Do you remember the movie Bass Clef Bliss? About Terrance Patridge, an autistic teen who blossomed on the trombone?
It was produced locally by Patrick Scott and his company Drama House Productions and has been used as a vehicle for discussion nationwide.
It’s now the centerpiece of an educational program, Autism Is, that helps all students and teachers to be comfortable and connect with autistic students.
There was a study on it at UCSD that showed a lot of really helpful outcomes for the kids and teachers who participated in the program*.
And it’s been approved by the California Department of Education as the only current social content program to address anti-bullying.
We plan to present about it to community groups since we think that families might benefit from this at their schools.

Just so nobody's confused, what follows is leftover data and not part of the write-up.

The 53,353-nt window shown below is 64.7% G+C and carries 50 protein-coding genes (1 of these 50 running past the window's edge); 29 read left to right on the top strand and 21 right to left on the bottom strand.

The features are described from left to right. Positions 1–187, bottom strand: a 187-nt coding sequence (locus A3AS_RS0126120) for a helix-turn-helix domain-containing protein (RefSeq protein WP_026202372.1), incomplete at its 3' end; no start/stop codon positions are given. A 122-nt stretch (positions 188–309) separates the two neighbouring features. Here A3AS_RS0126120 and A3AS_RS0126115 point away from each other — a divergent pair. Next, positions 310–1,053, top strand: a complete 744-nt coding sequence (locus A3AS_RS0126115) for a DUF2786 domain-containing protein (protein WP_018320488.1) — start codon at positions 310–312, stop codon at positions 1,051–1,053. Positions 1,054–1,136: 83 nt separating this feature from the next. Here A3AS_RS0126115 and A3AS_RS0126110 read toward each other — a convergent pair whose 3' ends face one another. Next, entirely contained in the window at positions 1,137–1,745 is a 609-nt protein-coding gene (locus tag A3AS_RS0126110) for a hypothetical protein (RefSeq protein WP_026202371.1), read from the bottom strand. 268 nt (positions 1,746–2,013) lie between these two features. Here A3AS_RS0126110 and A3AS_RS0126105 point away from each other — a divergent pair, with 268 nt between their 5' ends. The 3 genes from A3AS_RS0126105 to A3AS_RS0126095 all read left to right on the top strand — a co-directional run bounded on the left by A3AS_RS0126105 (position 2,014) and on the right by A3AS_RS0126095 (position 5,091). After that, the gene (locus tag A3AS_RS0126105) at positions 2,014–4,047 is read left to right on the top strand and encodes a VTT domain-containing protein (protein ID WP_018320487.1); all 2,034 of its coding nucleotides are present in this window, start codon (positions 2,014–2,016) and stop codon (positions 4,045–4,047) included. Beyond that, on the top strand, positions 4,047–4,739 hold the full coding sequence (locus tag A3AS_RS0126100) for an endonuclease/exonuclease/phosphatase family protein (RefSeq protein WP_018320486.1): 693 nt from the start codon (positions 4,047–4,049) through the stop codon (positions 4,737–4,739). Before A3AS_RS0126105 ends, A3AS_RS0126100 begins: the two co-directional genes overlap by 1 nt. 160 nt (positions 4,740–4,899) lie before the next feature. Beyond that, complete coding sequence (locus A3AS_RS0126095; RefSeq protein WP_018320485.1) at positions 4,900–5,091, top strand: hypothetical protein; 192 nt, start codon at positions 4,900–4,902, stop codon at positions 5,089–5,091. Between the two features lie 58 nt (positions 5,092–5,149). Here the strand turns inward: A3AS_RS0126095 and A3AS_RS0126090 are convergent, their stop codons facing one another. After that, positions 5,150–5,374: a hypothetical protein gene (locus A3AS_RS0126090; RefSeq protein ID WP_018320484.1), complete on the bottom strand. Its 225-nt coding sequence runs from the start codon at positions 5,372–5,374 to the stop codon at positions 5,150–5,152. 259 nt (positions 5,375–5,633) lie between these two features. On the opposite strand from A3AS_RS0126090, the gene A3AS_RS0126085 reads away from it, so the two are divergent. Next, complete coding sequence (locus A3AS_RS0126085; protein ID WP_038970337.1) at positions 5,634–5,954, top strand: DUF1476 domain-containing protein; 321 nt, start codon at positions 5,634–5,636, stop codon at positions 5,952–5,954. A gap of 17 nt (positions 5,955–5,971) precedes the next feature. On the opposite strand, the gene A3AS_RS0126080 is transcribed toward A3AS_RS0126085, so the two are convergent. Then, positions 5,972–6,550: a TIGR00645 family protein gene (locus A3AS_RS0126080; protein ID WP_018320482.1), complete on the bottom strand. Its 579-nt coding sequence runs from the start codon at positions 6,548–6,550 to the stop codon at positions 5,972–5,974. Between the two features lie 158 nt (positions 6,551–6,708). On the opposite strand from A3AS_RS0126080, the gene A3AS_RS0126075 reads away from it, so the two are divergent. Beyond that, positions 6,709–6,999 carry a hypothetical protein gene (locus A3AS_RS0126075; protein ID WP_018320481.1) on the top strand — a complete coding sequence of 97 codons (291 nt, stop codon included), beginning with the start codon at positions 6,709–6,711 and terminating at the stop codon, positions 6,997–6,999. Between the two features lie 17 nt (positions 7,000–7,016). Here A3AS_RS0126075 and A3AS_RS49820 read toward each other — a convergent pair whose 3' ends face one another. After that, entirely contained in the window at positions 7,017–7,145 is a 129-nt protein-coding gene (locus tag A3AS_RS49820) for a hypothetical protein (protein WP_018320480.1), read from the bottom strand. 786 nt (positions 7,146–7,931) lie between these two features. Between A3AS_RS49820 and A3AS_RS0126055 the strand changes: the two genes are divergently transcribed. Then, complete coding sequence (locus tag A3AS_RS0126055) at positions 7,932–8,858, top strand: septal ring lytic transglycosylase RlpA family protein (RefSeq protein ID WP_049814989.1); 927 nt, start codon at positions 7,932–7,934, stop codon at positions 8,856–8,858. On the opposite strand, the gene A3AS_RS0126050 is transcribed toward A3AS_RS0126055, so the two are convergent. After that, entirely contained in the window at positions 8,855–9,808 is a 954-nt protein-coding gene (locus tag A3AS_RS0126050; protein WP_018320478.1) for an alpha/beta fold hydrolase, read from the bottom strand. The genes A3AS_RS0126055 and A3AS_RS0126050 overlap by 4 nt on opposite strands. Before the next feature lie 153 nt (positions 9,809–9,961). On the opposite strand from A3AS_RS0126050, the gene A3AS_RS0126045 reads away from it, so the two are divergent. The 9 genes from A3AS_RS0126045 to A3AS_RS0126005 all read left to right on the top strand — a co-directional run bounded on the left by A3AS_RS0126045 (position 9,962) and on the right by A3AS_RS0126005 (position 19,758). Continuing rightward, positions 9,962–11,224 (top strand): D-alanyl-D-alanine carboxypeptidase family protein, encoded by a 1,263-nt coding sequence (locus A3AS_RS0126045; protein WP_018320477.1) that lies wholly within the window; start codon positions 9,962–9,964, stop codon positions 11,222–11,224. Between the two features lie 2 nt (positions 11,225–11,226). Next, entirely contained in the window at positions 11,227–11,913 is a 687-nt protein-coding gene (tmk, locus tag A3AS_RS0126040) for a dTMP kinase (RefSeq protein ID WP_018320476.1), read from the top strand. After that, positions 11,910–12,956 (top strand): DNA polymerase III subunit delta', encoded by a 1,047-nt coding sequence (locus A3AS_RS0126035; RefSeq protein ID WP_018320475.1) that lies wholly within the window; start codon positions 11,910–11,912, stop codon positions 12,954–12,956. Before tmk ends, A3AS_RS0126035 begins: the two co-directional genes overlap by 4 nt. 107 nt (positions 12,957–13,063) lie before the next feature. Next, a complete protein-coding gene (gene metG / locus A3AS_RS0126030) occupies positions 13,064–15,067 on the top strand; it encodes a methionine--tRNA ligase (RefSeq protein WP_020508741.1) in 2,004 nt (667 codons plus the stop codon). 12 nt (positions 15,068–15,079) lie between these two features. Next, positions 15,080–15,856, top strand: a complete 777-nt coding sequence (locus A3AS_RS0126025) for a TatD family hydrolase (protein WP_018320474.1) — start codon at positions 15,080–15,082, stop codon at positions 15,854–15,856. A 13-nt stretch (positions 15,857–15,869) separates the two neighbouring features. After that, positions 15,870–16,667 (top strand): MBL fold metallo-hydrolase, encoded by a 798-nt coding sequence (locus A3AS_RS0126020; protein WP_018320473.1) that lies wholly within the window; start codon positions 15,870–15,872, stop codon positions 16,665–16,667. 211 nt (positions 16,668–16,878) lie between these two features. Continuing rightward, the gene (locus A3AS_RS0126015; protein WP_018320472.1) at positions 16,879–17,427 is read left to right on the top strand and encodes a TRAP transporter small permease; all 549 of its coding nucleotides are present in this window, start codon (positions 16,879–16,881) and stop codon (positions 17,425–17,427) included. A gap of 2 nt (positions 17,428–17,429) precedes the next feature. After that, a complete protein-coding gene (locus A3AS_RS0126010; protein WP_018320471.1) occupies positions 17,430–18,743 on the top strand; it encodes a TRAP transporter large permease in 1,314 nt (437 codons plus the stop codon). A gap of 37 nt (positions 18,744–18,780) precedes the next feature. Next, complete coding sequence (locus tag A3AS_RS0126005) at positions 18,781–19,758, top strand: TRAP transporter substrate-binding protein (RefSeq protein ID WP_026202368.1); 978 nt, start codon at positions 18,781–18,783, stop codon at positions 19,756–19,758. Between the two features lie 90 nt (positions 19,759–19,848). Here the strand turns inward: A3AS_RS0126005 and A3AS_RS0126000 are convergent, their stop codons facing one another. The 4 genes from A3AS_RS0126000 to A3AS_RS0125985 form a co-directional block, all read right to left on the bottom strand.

From the Social Network Analyses we learned that:
- Students reported the largest gains in friendship and recess ties from Time 1 to Time 2.
- Students reported having better quality friendships from Time 2 to Time 3.
From the Student Focus Group Interviews we learned that:
- Students had comprehensive definitions of friendship, the evolution of friendship ties, and how
to be a good friend.
- Students had strong emotional connections to the film Bass Clef Bliss: Terrence’s Path; they
identified key scenes that supported their understandings of concepts such as fear, overcoming
challenges, and making new friends.
- Students made astute and mature reflections about how these lessons and a socio-emotional
curriculum in general, is necessary for students to thrive in school. From the Workshop/Teacher Surveys we learned that:
- Teacher participants reported more confidence and competence in their understandings of concepts such as inclusive practices and social emotional development.
- Teachers described feeling much more willing to start difficult conversations with students to support their mental health.
- Teachers were positively affected by the study design including the workshops, the social network analyses, and the focus on inclusive practices.
Joshua Feder, M.D.
Dr. Feder's Blog